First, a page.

In addition, preliminary testing, comparing the HSS to a conventional speaker, showed improvements in speech understanding ability for many listeners. These limited results hold promise that HSS may be a viable solution for patients with a range of hearing loss and warrants further study. The objective of this study was to compare speech understanding performance between the HSS and conventional speakers for a group of patients with hearing loss.    



Participants were eligible for the study if they had a four-frequency pure-tone average (PTA) of > 30 dB, and a maximum word recognition score (PBmax) on the Northwestern University Auditory Test No. 6 (NU-6) or the Central Institute for the Deaf (CID) W-22 of ≤ 80% in both ears.   Ten adult patients who had mild to severe hearing loss were deemed eligible for the study. Patients with cochlear or middle ear implants or extended wear hearing aids were not eligible.


All testing was completed at the California Hearing & Balance Center in LaJolla, CA. Standard, calibrated equipment was used to complete the audiological assessment on all participants. The audio systems compared were the HyperSound audio system (amplifier and two emitters.) and a conventional audio system (Logitech X-240 stereo amplifier and two speakers). 

Outcome Measures

The primary outcome was speech understanding ability, as measured by the AzBio sentences test (Spahr, 2012) and the CNC word tests (Peterson & Lehiste, 1962).  Both are standard objective measures of speech understanding used in clinical practice to assess the performance of adults with normal hearing sensitivity, hearing impairment, or those with cochlear implants. Both the AZBio and CNC word tests have been validated and are clinically available.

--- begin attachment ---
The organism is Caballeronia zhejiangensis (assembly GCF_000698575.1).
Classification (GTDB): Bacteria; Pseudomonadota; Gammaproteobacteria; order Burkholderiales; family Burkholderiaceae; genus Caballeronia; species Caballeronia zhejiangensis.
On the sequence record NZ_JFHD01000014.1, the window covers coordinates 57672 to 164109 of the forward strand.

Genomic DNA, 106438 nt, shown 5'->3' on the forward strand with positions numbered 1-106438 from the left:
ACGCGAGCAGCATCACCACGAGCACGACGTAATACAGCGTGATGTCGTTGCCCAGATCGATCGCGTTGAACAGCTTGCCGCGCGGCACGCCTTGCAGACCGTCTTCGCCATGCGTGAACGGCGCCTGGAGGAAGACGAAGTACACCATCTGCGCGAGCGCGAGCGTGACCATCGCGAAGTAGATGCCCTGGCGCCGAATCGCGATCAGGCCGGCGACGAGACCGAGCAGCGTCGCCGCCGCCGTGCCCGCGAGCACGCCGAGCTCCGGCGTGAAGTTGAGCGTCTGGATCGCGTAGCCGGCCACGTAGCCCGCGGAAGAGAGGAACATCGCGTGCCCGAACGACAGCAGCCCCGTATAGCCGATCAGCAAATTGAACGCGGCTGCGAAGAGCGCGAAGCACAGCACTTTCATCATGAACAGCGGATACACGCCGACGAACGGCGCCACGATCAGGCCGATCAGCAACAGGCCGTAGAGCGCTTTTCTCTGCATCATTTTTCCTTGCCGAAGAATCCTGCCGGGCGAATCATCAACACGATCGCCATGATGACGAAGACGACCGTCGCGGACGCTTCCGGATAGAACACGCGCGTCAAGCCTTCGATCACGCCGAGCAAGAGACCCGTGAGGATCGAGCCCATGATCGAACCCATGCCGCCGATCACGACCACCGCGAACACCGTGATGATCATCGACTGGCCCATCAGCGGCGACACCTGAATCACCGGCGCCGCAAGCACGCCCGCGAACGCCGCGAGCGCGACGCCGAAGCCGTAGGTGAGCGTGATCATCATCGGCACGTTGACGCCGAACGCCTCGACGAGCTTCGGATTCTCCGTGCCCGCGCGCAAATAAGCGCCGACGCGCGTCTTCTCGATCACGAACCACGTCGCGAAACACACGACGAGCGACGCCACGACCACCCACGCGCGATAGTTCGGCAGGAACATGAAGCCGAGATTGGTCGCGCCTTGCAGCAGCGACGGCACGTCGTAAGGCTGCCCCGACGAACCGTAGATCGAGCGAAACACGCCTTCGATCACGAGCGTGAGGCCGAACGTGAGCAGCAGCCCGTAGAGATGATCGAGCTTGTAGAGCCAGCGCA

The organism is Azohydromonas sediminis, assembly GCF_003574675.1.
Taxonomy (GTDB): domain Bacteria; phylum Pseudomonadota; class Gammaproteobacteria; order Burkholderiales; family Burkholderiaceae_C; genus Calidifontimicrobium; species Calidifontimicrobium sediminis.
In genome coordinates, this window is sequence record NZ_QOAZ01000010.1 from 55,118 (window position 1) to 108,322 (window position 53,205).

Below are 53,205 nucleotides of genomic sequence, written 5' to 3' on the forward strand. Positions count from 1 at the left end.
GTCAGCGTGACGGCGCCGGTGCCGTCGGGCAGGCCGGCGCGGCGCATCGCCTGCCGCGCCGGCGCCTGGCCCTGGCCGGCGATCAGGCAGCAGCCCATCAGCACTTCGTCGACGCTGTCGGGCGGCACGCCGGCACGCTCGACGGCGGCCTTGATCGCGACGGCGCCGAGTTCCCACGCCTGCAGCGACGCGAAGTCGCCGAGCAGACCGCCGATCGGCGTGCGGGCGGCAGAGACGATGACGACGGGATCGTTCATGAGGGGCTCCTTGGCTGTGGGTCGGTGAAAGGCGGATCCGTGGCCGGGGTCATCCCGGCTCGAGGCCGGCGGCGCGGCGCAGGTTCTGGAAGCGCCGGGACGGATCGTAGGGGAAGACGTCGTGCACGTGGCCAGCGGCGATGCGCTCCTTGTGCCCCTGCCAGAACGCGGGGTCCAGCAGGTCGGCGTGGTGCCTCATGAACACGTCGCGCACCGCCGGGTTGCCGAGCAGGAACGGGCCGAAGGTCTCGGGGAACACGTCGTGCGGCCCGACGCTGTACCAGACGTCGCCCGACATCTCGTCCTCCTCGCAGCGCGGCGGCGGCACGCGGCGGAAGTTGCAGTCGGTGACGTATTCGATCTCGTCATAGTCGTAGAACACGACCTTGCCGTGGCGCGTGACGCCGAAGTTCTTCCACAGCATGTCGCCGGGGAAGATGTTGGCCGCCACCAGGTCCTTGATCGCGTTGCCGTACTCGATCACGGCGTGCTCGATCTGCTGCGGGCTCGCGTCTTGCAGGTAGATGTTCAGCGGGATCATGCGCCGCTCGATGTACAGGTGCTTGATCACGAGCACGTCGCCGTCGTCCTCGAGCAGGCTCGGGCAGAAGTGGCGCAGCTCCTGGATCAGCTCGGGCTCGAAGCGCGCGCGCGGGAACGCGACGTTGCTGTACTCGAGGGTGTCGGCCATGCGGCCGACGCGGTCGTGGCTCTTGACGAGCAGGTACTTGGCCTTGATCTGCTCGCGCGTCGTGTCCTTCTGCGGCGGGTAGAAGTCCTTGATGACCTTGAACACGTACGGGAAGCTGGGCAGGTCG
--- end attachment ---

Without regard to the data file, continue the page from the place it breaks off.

The AzBio sentences consist of 15 lists, each containing 20 sentences, for use in the clinical evaluation of patients with normal hearing sensitivity, sensorineural hearing loss of varying degrees, and cochlear implant users.  A unique set of eight lists was included in the Minimum Speech Test Battery (MSTB), used for the evaluation of cochlear implant candidates; lists from this subset were utilized in this study.  Each AZBio list contains 20 sentences that range in length from four to 12 words.  Using standard procedures, participants listened to each sentence and were asked to repeat what was heard.  The AZBio test score equaled the total number of words correctly repeated, expressed as a percentage.

The CNC word test consists of ten lists of 50 monosyllabic words, each with three phonemes: a beginning consonant sound, a nucleus (vowel) sound and an ending consonant sound.  Similar to the AZBio, the CNC word test was conducted using standardized procedures in the sound field.  Two separate scores were calculated: the percent of total phonemes correct and the percent of words with all three phonemes correct, each expressed as a percentage.


After signing an informed consent form, baseline hearing level was determined by testing pure-tone air conduction thresholds at 250-8000 Hz.  In addition, tympanometry was conducted to establish normal middle ear function at baseline.  Demographic data and hearing loss history was recorded.